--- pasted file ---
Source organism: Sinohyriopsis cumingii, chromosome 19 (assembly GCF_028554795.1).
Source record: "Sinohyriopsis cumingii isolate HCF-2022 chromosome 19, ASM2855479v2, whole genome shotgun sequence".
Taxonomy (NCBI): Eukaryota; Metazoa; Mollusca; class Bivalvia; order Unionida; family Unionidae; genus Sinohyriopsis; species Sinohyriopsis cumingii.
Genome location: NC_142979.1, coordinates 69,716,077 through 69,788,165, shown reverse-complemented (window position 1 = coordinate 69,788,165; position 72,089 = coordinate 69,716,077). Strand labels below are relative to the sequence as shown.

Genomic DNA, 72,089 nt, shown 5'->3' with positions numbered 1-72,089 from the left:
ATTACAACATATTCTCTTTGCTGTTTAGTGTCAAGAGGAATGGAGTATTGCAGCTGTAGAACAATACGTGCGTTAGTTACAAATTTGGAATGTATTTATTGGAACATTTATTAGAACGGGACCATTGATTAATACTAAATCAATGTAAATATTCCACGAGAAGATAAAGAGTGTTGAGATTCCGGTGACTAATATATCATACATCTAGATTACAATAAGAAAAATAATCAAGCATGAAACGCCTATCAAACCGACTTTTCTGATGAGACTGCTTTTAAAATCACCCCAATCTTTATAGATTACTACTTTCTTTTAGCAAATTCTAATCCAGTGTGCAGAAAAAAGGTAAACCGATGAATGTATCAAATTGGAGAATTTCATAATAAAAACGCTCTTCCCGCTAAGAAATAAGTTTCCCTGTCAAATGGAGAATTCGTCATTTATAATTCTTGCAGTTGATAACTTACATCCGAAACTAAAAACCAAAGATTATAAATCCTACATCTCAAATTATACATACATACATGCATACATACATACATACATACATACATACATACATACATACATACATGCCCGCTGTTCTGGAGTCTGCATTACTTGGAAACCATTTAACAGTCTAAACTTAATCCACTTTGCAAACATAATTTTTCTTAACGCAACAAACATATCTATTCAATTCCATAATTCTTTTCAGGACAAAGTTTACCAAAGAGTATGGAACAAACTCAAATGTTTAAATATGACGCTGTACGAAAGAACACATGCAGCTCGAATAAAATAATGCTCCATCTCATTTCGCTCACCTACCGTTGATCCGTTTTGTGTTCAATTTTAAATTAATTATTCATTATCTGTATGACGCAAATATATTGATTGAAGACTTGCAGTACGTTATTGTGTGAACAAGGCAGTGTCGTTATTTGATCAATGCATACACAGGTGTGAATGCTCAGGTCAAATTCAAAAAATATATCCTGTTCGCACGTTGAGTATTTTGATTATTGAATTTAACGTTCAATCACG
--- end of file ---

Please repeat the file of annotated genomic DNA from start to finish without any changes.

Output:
Source organism: Sinohyriopsis cumingii, chromosome 19 (assembly GCF_028554795.1).
Source record: "Sinohyriopsis cumingii isolate HCF-2022 chromosome 19, ASM2855479v2, whole genome shotgun sequence".
Taxonomy (NCBI): Eukaryota; Metazoa; Mollusca; class Bivalvia; order Unionida; family Unionidae; genus Sinohyriopsis; species Sinohyriopsis cumingii.
Genome location: NC_142979.1, coordinates 69,716,077 through 69,788,165, shown reverse-complemented (window position 1 = coordinate 69,788,165; position 72,089 = coordinate 69,716,077). Strand labels below are relative to the sequence as shown.

Genomic DNA, 72,089 nt, shown 5'->3' with positions numbered 1-72,089 from the left:
ATTACAACATATTCTCTTTGCTGTTTAGTGTCAAGAGGAATGGAGTATTGCAGCTGTAGAACAATACGTGCGTTAGTTACAAATTTGGAATGTATTTATTGGAACATTTATTAGAACGGGACCATTGATTAATACTAAATCAATGTAAATATTCCACGAGAAGATAAAGAGTGTTGAGATTCCGGTGACTAATATATCATACATCTAGATTACAATAAGAAAAATAATCAAGCATGAAACGCCTATCAAACCGACTTTTCTGATGAGACTGCTTTTAAAATCACCCCAATCTTTATAGATTACTACTTTCTTTTAGCAAATTCTAATCCAGTGTGCAGAAAAAAGGTAAACCGATGAATGTATCAAATTGGAGAATTTCATAATAAAAACGCTCTTCCCGCTAAGAAATAAGTTTCCCTGTCAAATGGAGAATTCGTCATTTATAATTCTTGCAGTTGATAACTTACATCCGAAACTAAAAACCAAAGATTATAAATCCTACATCTCAAATTATACATACATACATGCATACATACATACATACATACATACATACATACATACATACATACATGCCCGCTGTTCTGGAGTCTGCATTACTTGGAAACCATTTAACAGTCTAAACTTAATCCACTTTGCAAACATAATTTTTCTTAACGCAACAAACATATCTATTCAATTCCATAATTCTTTTCAGGACAAAGTTTACCAAAGAGTATGGAACAAACTCAAATGTTTAAATATGACGCTGTACGAAAGAACACATGCAGCTCGAATAAAATAATGCTCCATCTCATTTCGCTCACCTACCGTTGATCCGTTTTGTGTTCAATTTTAAATTAATTATTCATTATCTGTATGACGCAAATATATTGATTGAAGACTTGCAGTACGTTATTGTGTGAACAAGGCAGTGTCGTTATTTGATCAATGCATACACAGGTGTGAATGCTCAGGTCAAATTCAAAAAATATATCCTGTTCGCACGTTGAGTATTTTGATTATTGAATTTAACGTTCAATCACG